When Brian Beckstead was just 14, he was sexually assaulted by another man. Like other male survivors of rape and sexual abuse ( gay and bisexual male survivors in particular), he said the experience played havoc on his sexuality as he matured.
“As time wore on and I started thinking about it, I thought, ‘Did I entice him? Did I turn him on?’” he said.
It also played havoc on his life in general. For 27 years, Beckstead said he didn’t seek help and coped with the pain through “alcohol addiction and sex addiction, and fighting in clubs and almost getting arrested.”
“At 41 I was going to commit suicide, I had planned it all out,” he said. But instead of going through with his plan, he said he called the Utah Pride Center. Within hours he had an appointment with a counselor at the Rape Recovery Center.
“There’s such a stigma,” he said. “I thought, ‘I’m going to the Rape Recovery Center, but I’m not a woman.’”
That was three years ago. Since then, Beckstead has helped found the Rape Recovery Center’s male survivor group and has joined MaleSurvivor, a group dedicated to helping male survivors of rape, incest and sexual assault, and in which local therapists Jim Struve and Lee Beckstead (no relation) also work. Although far more women and girls are victims of sexual violence, the National Institute of Justice & Centers for Disease Control & Prevention found in 2003 that one in 33 men have experienced an attempted or completed rape, and that 2.78 million men in the United States are survivors of sexual violence. In 2003, males also constituted one of every 10 rape survivors.
This month, Beckstead is taking his quest to raise awareness of male survivors to the national airwaves. Also, Beckstead was one of 200 male survivors of sexual violence who appeared alongside actor, director, writer and Madea creator Tyler Perry on a special two-part episode of Oprah.
The genesis for the episodes, said Beckstead, came when Perry discussed his own history as a survivor of sexual abuse on Oprah Winfrey’s show.
“He said, ‘Why don’t you do a show about male survivors?’” said Beckstead.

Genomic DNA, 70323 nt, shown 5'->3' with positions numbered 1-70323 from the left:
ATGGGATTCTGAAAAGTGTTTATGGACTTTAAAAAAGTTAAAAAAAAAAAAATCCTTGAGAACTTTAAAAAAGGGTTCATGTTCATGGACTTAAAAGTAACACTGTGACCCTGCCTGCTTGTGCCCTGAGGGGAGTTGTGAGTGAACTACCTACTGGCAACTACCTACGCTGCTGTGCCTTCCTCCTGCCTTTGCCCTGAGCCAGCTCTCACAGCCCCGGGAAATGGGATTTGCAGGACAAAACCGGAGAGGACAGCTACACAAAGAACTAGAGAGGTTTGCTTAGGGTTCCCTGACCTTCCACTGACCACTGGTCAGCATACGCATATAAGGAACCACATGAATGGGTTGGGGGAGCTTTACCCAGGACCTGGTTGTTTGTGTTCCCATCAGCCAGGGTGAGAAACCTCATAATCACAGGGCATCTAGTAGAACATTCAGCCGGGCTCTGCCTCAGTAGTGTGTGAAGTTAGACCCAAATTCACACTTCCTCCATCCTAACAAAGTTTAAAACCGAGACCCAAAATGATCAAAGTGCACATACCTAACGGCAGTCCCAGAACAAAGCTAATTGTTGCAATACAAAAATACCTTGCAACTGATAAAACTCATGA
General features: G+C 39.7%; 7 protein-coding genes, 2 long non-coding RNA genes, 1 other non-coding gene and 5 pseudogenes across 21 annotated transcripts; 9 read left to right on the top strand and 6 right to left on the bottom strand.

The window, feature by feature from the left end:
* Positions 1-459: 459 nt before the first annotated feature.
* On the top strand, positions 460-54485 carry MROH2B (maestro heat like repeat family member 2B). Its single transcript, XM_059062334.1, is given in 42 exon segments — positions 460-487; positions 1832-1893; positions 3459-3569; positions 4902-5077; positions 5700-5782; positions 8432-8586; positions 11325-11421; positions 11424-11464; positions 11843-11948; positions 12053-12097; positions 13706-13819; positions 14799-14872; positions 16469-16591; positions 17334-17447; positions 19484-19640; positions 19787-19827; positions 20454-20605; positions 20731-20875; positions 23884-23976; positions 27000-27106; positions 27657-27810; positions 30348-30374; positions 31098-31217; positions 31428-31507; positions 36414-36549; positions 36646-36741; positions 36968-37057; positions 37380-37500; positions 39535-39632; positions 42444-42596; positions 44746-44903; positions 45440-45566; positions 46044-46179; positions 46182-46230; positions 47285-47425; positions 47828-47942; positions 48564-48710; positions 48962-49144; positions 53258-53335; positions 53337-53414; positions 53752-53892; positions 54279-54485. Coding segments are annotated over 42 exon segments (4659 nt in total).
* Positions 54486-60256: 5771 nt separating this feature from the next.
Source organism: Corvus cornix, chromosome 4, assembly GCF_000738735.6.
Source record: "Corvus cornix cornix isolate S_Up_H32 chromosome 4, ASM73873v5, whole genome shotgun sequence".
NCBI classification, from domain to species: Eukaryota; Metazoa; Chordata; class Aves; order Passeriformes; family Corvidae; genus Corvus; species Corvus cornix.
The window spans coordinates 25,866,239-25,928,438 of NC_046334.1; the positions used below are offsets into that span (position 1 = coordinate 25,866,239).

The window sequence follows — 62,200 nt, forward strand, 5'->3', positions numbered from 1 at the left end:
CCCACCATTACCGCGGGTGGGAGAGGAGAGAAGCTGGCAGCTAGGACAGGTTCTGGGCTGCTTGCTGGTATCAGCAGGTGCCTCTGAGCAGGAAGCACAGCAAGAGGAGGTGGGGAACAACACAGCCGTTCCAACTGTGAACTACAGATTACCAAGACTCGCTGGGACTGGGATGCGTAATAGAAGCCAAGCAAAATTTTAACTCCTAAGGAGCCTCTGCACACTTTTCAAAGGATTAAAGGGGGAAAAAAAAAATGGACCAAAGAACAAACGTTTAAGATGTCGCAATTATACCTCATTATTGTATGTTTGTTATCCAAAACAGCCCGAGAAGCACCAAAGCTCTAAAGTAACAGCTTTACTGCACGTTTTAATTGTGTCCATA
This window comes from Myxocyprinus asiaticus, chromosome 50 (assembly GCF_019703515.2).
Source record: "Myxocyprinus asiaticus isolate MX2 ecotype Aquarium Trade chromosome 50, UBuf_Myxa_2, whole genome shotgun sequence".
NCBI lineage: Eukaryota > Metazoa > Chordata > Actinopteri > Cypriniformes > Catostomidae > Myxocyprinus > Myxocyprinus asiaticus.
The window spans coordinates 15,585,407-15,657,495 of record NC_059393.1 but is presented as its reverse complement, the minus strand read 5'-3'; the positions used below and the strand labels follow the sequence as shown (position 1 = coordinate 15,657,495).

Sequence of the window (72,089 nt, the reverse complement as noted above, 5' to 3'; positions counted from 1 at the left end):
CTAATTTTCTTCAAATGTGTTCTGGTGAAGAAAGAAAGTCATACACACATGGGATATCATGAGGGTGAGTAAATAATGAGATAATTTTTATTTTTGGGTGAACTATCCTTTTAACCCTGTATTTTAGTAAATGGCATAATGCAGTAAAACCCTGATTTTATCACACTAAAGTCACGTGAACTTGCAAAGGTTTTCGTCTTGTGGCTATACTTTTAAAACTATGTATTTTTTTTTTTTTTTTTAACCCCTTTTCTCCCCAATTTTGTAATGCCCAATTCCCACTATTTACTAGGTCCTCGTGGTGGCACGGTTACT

After that show, Beckstead said that Winfrey’s producers contacted MaleSurvivor. Out of the thousands of applicants who wanted to share their stories, the producers selected Beckstead and 199 other men and flew them to Chicago for the taping. These men make up the entirety of the audience for the show.
Of these men, eight, including Beckstead, appeared on segments that segue into Winfrey talking to her guests. In his segment, he said, he talks about his plan to commit suicide “and about how 80 percent of people who are molested consider suicide.”
The topic was so important and had so many aspects, said Beckstead, that Winfrey ultimately decided to spread it over two shows.
“She had no idea, I think, what she was getting into,” he said. “She said that [these are] two of the most powerful shows she’s done in 25 years. I think she’s really interested [in pursuing this topic.]”
Before the taping, Beckstead and the rest of the audience sent producers pictures of themselves at or around the age at which they were molested. Of these, producers selected Beckstead’s picture and several others to enlarge to poster size and place on the wall behind Winfrey’s stage. They also asked the men, he added, to hold the large pictures in front of themselves as the camera panned the audience.
“Oprah came in and looked around and the tears just rolled down her cheeks,” he said. “It was the most incredible experience. She said, ‘This has nothing to do with you as men, this is about the innocence lost in all those faces.’”
Following the taping, Beckstead said that Winfrey challenged them to “go back home and let our media know what’s going on.”
“I want some wife or sister or brother to walk past the TV and hear Oprah talking about this issue,” he said. “I hope someone looks at the TV and goes, ‘Oh my God, this happened to me or my brother or dad,” and they know that resources are available. If it’s just one person [who gets helped by the show], that’s one more person that’s not going to suffer.”
Three years after his near-suicide attempt, Beckstead said that helping young gay male survivors not reach that point is his passion.
“Three years ago I was going to shoot myself, and three years later I’m mentoring youth,” he said. “I’ve got my own business going. I have my first novel coming out. I would have missed out on so much of my life because of the selfishness of some prick.”
Anyone, regardless of sexual orientation, gender identity or physical size and strength can experience sexual violence. If you are a survivor of sexual violence, the following resources can help:
The first part of the Oprah special aired Nov. 5. The second part will air Nov. 12 at 4 p.m. on KUTV Channel 2. For more information about the episodes, including a lengthy article about the first segment, visit oprah.com/oprah_show.html.